Armed groups have attacked and killed three Ebola response workers in the eastern Democratic Republic of Congo, the World Health Organization chief said on Thursday, an alarming development that could cause the waning outbreak to again pick up momentum.
"We are heartbroken that our worst fears have been realised," Tedros Adhanom Ghebreyesus said on Twitter about the attacks in Biakato Mines and Mangina.
The health workers were killed when Mai-Mai fighters attacked a centre run by the United Nations health agency overnight in Biakato, local official Salambongo Selemani said.
One resident also was killed while DRC forces killed one attacker and captured two others, Selemani said.
Warnings had been posted earlier demanding that the health workers leave or face "the worst," the official said.
The latest attacks come after days of deadly unrest in the city of Beni, where residents last week outraged by repeated rebel attacks stormed the local United Nations peacekeeping base, demanding more protection. WHO evacuated 49 of its staffers there, leaving 71 in place.
The not-for-profit Congo Research Group (CRG) said on Wednesday 99 civilians have been killed by armed groups in the Beni area since November 5, following the launch of an offensive by the country's army.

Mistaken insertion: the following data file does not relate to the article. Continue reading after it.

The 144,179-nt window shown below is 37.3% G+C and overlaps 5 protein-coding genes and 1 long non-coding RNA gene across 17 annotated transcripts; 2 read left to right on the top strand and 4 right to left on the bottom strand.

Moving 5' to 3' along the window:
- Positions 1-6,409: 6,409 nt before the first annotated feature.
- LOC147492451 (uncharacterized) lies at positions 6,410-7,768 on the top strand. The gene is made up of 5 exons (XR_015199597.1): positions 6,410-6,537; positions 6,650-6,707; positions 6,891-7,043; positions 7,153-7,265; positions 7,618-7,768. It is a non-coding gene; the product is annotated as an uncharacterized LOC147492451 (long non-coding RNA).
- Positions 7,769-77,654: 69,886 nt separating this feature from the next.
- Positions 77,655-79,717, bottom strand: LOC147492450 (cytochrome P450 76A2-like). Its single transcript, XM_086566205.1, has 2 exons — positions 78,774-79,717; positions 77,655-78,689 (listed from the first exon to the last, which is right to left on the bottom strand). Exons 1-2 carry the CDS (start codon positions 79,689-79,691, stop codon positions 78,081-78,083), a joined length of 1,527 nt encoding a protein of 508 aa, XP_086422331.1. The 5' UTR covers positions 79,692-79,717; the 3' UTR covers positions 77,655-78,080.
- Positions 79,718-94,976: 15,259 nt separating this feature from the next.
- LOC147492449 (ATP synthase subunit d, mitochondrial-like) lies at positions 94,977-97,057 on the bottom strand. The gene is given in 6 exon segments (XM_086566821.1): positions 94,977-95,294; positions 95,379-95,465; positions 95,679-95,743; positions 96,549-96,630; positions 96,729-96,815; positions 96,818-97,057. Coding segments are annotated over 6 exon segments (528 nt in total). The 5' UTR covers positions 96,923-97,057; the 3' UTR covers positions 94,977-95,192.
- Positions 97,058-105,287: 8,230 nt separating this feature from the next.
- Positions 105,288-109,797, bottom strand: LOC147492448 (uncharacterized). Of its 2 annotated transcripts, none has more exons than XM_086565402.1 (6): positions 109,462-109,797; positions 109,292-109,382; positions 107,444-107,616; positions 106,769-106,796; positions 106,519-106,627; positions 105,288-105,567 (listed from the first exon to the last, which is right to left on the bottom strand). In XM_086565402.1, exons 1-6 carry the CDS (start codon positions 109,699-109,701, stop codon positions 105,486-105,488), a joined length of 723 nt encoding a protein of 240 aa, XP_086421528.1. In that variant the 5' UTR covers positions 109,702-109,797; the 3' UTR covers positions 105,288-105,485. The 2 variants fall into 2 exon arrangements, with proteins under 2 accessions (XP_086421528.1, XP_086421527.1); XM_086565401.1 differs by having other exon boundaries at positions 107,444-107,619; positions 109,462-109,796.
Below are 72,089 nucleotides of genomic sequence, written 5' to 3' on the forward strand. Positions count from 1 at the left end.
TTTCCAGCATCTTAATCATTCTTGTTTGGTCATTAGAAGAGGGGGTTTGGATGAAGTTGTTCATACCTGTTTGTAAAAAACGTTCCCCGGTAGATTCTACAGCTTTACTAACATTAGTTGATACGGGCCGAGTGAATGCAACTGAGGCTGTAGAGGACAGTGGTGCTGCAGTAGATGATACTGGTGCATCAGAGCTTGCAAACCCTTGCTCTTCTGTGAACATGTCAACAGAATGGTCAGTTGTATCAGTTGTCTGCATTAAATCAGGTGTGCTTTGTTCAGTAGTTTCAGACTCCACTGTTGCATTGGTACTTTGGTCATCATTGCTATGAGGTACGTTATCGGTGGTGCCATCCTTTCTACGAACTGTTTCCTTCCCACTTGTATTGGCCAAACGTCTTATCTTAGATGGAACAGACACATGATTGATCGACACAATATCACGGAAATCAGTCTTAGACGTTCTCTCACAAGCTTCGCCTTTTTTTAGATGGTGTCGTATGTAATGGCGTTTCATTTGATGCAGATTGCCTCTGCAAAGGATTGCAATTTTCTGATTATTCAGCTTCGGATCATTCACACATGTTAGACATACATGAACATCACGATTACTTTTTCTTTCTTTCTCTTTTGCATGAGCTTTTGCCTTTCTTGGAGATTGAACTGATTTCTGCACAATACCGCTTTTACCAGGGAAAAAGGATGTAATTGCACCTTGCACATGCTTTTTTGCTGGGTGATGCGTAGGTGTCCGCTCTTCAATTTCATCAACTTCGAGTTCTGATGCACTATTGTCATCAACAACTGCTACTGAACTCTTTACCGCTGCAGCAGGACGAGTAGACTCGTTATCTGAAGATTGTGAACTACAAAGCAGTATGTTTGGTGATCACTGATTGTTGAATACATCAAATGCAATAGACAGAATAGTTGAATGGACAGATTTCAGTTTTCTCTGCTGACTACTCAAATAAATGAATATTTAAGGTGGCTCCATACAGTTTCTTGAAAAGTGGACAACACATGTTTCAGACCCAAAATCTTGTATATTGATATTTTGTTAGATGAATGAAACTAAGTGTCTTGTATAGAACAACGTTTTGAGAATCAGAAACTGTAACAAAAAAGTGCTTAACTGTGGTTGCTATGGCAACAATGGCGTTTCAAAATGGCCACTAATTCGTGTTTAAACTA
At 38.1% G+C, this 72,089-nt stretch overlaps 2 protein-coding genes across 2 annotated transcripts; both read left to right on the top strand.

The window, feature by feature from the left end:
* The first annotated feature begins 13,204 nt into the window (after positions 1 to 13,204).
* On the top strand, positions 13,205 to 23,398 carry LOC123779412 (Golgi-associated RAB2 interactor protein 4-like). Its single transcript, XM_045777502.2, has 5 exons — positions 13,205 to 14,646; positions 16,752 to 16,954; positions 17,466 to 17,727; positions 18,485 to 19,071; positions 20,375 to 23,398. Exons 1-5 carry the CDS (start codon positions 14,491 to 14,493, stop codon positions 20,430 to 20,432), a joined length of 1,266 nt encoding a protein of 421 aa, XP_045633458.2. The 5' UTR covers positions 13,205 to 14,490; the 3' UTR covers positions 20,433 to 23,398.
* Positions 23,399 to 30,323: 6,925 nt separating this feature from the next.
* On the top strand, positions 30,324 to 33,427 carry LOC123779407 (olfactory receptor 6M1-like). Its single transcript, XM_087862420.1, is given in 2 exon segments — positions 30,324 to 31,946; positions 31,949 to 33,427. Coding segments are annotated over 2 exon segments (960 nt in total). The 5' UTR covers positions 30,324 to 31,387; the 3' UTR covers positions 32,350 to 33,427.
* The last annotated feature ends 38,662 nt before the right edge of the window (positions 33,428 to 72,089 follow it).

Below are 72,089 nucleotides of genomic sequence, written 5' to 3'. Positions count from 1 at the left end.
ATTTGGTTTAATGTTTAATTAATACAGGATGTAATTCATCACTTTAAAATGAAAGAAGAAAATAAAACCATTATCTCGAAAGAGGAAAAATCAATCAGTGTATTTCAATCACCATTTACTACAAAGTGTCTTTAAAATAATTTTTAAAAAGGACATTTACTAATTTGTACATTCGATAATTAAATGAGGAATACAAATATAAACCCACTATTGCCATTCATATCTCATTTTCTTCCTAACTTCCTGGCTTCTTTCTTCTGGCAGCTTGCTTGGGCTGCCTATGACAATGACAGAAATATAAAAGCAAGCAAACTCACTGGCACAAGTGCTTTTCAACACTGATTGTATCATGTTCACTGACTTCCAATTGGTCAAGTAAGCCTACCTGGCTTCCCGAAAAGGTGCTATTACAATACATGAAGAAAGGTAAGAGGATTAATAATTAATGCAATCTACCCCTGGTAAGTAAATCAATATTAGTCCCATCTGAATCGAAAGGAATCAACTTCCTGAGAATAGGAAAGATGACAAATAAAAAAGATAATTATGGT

This is not the first time that health workers trying to contain the second-worst Ebola outbreak in history have been targeted.
Rich in minerals
Residents accuse Congolese and UN forces of not doing enough to protect civilians from the rebels who fight for control of the region’s vast mineral wealth.
The Allied Democratic Forces (ADF) armed group alone is blamed for the murders of more than 1,500 people in and around Beni in the past four years.
The latest rebel attack outside Beni killed 19 people, the UN said on Wednesday.
After an emergency meeting on Monday, President Felix Tshisekedi decided to allow joint operations between Congolese and UN forces in Beni following the protests that also burned the town hall.
Protests move to UN HQ
A protest was held outside the headquarters of the UN mission in Goma on Wednesday.
Activists from the social justice group, LUCHA (Lutte Pour Le Changement, or 'struggle for change'), gathered in Goma at the UN Stabilisation Mission in the Democratic Republic of the Congo to protest against the killing of a member during protests.
Three protesters were killed by police and four others were killed by UN peacekeepers trying to disperse the crowds outside a Beni UN base earlier this week, a civil society spokesman said.
Campaigners from LUCHA, a group which fights for social justice and political reform, carried pictures of the group member, who was killed during demonstrations which took place in Beni.
The UN peacekeeping mission in the country said it was launching a probe after gathering evidence that its troops may have killed a young demonstrator following a protest in the east of the country.
"The elements that we have indicate that it was Blue Helmets who were responsible for the death of this young man," said a spokesman for the mission, MONUSCO.
The first death occurred on Tuesday in the northeastern city of Beni, where angry locals have been demonstrating against MONUSCO, accusing it of failing to protect them against a notorious militia.
In a statement, MONUSCO quoted mission chief Leila Zerrougui as saying the man "was reportedly killed in an exchange with Blue Helmets as he was about to throw a petrol bomb."